To post several in line you need a little HTML knowledge. My pictures are actually on photobucket.
     
  6. Here are a couple of mine shot manually, 75-300mm 4-5.6 #1
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  7. Glenn - thanks for the advice - shooting with both eyes open is something that I want to figure out, and will probably take one lens out of a pair of glasses to make it happen. I find that I have a lot more keepers without the monopod, I think because it is easy to move too fast with the pod.


    Daniel - I do shoot a lot, bursts of 6 to 10 RAW at a time, mostly. Anticipating the action is the key, and I am starting to think that the 70-200 is not the best lens, as 70 is too long for the goal action shots. I'll take my other body with the 50/1.8 on it and see how the 2 different ones work out.

    I find a lot more keepers at baseball than I do hockey, probably for a bunch of different reasons not just limited to the lighting environment.
     
  8. I am limited to lighting as the 75-300 4-5.6 is not ideal. I bump the exposure to +1 to help. There are different kelvin settings for different lighting in rinks. A fellow hockey dad uses 3600.
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  9. Lighting is an awful problem in nearly all municipal arenas, so I, too, add in +1 exposure compensation.

    I am very pleased that the Summer Hockey is a private enterprise (60 minutes of 3-on-3) and the arenas are lit up better than many NHL rinks, so shooting is a breee.
     
  10. Since I recently got a D300, I have not used my D70S inside. Shooting indoor PeeWee A2 hockey tournament last week, I shot at ISO3200, 1/400, f2.8, center area focusing, AF - slow 'burst' mode. Getting pretty good shots, but not SI quality though. Someday, maybe, hopefully! I'm also using the Sigma 70-200 f2.8, but questioning whether it is really fast enough to focus. Can't afford the Nikon, so...! Also, have problem with the 70-200. When attached to the body it can rotate a very slight amount - but just enough to mess up the electropnic connection and get black frames on the card. This started last year when using it with the D70s and first thought it was the CF cards. But, not the case. I'm sending it back to Sigma to check it out this week.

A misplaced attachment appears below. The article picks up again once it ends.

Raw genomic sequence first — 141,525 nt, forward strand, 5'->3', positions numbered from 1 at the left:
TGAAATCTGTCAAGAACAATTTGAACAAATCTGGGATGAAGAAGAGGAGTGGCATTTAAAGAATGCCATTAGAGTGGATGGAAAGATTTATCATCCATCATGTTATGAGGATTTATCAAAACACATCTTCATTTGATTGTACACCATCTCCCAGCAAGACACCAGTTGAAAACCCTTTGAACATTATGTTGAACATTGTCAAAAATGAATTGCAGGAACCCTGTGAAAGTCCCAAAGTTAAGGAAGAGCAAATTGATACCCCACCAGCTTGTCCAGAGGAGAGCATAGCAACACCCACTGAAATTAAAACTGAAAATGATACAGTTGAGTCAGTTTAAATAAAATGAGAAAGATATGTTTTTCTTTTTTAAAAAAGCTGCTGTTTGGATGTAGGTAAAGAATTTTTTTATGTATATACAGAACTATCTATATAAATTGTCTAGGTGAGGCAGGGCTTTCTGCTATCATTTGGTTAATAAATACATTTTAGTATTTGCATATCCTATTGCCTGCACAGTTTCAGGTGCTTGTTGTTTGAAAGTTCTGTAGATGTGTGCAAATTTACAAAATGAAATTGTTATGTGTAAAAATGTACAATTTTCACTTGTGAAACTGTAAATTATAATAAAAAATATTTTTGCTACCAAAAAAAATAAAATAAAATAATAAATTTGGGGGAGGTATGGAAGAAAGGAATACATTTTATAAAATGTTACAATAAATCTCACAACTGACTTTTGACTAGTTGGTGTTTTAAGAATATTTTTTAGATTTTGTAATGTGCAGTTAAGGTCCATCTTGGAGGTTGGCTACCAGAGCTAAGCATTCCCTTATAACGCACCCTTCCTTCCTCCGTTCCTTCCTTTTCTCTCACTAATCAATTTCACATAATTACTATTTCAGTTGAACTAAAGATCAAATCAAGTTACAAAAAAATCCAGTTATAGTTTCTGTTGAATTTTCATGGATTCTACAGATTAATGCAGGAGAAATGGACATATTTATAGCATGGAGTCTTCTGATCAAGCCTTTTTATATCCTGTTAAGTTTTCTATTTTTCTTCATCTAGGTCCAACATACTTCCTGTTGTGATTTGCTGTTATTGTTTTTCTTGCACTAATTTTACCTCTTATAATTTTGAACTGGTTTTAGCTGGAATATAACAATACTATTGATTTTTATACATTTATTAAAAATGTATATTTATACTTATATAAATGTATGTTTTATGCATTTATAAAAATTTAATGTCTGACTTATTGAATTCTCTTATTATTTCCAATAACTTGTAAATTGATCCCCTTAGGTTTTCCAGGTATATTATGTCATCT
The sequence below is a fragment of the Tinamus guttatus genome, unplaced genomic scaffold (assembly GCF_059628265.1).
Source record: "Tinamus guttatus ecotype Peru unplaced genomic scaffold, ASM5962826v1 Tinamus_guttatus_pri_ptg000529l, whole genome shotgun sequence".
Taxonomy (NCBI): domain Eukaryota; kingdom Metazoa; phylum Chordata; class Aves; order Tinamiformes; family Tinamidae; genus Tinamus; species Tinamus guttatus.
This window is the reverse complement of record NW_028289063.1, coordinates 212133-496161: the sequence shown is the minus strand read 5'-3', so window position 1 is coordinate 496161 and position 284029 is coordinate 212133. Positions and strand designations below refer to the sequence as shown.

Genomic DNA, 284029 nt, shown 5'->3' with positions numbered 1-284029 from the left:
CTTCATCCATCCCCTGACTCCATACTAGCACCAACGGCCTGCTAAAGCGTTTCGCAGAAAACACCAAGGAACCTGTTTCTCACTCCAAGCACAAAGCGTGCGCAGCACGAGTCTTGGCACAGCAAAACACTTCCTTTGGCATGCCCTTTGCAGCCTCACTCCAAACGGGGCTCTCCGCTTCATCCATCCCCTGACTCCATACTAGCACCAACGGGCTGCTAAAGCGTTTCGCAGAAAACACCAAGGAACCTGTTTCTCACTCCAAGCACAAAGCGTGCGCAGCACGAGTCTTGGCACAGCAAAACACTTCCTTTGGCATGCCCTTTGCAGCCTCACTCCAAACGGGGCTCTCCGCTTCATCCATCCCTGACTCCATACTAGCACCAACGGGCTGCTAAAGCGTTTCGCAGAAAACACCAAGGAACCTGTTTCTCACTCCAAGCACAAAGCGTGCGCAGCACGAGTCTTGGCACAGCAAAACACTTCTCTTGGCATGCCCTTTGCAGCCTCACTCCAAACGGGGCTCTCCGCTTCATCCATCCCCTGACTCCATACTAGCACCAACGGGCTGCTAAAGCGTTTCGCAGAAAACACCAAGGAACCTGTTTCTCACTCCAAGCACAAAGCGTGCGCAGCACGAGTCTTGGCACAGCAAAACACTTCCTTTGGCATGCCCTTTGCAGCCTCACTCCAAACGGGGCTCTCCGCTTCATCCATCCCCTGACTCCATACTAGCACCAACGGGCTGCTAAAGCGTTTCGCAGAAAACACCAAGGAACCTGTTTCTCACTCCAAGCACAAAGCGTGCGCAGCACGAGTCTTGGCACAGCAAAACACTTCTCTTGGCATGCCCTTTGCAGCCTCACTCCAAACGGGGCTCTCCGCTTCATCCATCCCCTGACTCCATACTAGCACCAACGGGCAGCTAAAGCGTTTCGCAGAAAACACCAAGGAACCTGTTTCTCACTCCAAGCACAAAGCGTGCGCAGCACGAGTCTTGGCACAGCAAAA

My tournament photos are at shoppix.exposuremanager.com. Other images from last 2 yrs are at shoppix.smugmug.com. Take a look and critique as you see fit!

    Steve Hopkins
     
  11. Hi Chris

    If you are shooting full manual you don't need to set in the +1 exp comp. You defacto do that when you you set the camera manually.

    If you shoot any sort of P mode sure, as the lightmeter is fooled by all the white ice (same issue with snow) I would add in the compensation.

    I usually hang a couple of SBs on the glass pointed up at the roof (usually some sort of reflective material on them whether silver 80% of the time or just plain white) and fire them remotely. Or one on the camera the other just forward of the goal line.

    That usually gets me enough light to get rid of the colour cast and gets my ISO down to 400 to 640 and 5.6ish. Of course S is 1/250 but with good panning technique it works well. Gets rid of colour cast and improves "pop" in the uniforms and gets rid of shadows in the faces.